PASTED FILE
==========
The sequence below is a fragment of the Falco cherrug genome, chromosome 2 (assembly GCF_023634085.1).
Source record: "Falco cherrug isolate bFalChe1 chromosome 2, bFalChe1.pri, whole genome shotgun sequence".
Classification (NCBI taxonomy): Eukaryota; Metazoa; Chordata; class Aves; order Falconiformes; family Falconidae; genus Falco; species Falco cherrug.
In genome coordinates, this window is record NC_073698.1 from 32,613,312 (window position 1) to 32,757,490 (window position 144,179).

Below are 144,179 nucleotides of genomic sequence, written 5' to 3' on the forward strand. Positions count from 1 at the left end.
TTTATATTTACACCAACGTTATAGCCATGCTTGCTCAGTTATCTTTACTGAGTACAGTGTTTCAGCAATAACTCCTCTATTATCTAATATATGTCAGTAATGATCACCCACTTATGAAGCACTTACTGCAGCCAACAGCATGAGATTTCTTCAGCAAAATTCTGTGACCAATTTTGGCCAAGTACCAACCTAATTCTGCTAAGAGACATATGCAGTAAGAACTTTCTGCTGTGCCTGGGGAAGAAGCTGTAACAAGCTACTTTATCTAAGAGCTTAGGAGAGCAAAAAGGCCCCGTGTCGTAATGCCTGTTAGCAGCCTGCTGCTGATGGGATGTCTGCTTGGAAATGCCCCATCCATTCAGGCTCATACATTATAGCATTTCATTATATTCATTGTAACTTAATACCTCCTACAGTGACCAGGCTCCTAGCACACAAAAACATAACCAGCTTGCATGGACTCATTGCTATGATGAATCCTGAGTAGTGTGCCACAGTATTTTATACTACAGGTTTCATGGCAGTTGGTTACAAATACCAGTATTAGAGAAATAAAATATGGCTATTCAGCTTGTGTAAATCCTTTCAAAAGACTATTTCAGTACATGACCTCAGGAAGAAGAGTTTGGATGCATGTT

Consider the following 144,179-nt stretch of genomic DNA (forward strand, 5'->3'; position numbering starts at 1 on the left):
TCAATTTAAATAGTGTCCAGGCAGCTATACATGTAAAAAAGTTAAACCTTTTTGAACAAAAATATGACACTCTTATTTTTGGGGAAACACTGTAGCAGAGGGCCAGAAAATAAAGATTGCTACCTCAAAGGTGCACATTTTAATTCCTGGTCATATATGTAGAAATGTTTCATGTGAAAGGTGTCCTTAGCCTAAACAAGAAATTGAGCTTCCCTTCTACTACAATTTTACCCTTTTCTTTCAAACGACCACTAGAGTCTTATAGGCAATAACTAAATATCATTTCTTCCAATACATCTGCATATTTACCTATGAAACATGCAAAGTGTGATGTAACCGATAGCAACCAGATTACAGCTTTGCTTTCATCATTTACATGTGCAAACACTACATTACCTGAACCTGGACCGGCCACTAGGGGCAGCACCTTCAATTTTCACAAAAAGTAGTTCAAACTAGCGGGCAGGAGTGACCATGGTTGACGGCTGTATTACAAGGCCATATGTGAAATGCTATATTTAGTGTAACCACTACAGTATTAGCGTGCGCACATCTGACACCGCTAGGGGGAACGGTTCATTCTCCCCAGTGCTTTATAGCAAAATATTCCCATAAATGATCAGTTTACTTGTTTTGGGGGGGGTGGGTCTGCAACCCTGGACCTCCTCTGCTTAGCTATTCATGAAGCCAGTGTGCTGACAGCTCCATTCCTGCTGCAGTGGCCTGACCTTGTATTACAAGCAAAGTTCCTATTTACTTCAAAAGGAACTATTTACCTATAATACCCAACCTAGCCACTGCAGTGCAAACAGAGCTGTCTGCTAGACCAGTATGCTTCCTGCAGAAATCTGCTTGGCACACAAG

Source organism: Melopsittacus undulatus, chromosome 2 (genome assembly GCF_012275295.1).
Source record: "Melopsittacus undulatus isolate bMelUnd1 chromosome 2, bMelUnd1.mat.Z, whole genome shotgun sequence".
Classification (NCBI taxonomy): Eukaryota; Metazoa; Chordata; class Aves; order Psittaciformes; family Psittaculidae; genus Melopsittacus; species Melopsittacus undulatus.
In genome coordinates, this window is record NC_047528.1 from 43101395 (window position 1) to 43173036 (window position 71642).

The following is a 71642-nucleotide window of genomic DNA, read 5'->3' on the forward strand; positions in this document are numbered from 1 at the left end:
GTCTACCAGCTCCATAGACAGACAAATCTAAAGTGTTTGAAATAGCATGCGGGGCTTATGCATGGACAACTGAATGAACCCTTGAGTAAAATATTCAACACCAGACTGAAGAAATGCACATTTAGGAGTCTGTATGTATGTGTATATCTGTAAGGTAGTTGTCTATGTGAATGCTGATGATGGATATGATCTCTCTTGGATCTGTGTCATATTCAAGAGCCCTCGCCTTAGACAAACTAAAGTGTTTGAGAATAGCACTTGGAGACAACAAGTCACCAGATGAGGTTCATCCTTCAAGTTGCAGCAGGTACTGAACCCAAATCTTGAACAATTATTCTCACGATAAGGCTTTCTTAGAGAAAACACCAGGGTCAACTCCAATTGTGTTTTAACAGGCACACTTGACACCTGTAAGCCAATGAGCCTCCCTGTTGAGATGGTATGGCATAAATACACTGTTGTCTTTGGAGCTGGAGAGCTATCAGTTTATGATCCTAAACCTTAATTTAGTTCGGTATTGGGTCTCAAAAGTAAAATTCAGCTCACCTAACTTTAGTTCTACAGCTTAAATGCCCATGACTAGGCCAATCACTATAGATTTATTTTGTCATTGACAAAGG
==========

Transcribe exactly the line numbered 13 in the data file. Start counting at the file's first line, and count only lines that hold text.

The following is a 71642-nucleotide window of genomic DNA, read 5'->3' on the forward strand; positions in this document are numbered from 1 at the left end: